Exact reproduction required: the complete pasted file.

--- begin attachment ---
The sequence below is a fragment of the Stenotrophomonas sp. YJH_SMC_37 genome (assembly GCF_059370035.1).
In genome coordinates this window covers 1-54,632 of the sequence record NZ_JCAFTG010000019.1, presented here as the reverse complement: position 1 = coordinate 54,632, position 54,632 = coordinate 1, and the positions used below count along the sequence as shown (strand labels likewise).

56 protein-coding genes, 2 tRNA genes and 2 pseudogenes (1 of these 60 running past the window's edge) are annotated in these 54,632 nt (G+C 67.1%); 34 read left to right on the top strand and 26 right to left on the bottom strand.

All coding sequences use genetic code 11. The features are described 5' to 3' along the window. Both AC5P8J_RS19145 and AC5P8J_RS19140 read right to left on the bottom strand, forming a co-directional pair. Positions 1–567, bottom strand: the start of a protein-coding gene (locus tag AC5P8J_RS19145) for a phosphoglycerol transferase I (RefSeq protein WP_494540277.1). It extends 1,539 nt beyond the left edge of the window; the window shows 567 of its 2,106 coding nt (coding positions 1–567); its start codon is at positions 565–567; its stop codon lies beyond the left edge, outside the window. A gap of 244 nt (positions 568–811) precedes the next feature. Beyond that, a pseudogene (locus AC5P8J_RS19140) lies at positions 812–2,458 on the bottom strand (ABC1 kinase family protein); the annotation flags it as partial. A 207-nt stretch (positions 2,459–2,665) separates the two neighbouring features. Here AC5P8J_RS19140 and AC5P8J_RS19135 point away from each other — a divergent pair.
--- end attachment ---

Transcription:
The sequence below is a fragment of the Stenotrophomonas sp. YJH_SMC_37 genome (assembly GCF_059370035.1).
In genome coordinates this window covers 1-54,632 of the sequence record NZ_JCAFTG010000019.1, presented here as the reverse complement: position 1 = coordinate 54,632, position 54,632 = coordinate 1, and the positions used below count along the sequence as shown (strand labels likewise).

56 protein-coding genes, 2 tRNA genes and 2 pseudogenes (1 of these 60 running past the window's edge) are annotated in these 54,632 nt (G+C 67.1%); 34 read left to right on the top strand and 26 right to left on the bottom strand.

All coding sequences use genetic code 11. The features are described 5' to 3' along the window. Both AC5P8J_RS19145 and AC5P8J_RS19140 read right to left on the bottom strand, forming a co-directional pair. Positions 1–567, bottom strand: the start of a protein-coding gene (locus tag AC5P8J_RS19145) for a phosphoglycerol transferase I (RefSeq protein WP_494540277.1). It extends 1,539 nt beyond the left edge of the window; the window shows 567 of its 2,106 coding nt (coding positions 1–567); its start codon is at positions 565–567; its stop codon lies beyond the left edge, outside the window. A gap of 244 nt (positions 568–811) precedes the next feature. Beyond that, a pseudogene (locus AC5P8J_RS19140) lies at positions 812–2,458 on the bottom strand (ABC1 kinase family protein); the annotation flags it as partial. A 207-nt stretch (positions 2,459–2,665) separates the two neighbouring features. Here AC5P8J_RS19140 and AC5P8J_RS19135 point away from each other — a divergent pair.